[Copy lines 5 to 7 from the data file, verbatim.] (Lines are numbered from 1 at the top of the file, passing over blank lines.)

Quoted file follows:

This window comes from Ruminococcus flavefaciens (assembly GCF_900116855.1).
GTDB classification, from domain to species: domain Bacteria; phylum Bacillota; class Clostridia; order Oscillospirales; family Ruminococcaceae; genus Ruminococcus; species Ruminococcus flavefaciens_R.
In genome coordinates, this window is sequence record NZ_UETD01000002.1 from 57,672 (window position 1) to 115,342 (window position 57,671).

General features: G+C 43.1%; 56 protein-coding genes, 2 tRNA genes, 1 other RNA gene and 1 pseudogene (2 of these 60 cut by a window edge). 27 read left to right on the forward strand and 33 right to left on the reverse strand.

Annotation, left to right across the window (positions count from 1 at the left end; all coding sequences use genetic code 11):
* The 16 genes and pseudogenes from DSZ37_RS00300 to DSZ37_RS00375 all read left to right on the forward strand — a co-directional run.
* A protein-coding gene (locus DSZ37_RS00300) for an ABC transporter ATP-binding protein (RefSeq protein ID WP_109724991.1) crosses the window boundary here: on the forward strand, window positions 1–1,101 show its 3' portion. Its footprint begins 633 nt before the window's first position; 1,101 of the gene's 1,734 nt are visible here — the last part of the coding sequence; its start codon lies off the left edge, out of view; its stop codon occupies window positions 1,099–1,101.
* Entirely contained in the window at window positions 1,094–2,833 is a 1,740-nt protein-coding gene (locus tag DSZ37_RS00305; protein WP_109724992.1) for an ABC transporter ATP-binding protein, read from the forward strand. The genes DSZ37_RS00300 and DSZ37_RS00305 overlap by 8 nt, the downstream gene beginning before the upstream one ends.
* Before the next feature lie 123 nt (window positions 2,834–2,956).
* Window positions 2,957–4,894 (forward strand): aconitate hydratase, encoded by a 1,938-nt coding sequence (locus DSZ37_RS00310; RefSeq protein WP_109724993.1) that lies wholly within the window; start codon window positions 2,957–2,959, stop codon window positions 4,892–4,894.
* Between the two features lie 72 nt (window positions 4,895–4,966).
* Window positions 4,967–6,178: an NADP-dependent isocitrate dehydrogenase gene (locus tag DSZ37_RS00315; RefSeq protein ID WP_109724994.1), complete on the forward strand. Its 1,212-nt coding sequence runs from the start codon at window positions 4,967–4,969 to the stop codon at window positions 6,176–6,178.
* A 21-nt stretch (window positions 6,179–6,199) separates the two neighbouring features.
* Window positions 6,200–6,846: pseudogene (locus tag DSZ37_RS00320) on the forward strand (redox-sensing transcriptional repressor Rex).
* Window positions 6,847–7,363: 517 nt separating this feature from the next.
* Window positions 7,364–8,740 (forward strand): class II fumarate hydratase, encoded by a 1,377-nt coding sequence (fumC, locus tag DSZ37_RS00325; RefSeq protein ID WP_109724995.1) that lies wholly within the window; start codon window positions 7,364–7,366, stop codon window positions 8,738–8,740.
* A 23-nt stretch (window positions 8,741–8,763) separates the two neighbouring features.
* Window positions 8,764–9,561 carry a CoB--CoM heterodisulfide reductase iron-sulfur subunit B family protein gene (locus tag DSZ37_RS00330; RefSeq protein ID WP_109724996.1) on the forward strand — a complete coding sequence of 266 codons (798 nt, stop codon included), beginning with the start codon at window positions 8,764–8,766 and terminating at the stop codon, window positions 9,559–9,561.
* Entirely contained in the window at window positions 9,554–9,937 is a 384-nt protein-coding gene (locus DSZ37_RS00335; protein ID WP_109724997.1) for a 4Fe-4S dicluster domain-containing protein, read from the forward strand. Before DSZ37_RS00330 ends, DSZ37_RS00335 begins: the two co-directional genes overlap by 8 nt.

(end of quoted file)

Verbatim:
Annotation, left to right across the window (positions count from 1 at the left end; all coding sequences use genetic code 11):
* The 16 genes and pseudogenes from DSZ37_RS00300 to DSZ37_RS00375 all read left to right on the forward strand — a co-directional run.
* A protein-coding gene (locus DSZ37_RS00300) for an ABC transporter ATP-binding protein (RefSeq protein ID WP_109724991.1) crosses the window boundary here: on the forward strand, window positions 1–1,101 show its 3' portion. Its footprint begins 633 nt before the window's first position; 1,101 of the gene's 1,734 nt are visible here — the last part of the coding sequence; its start codon lies off the left edge, out of view; its stop codon occupies window positions 1,099–1,101.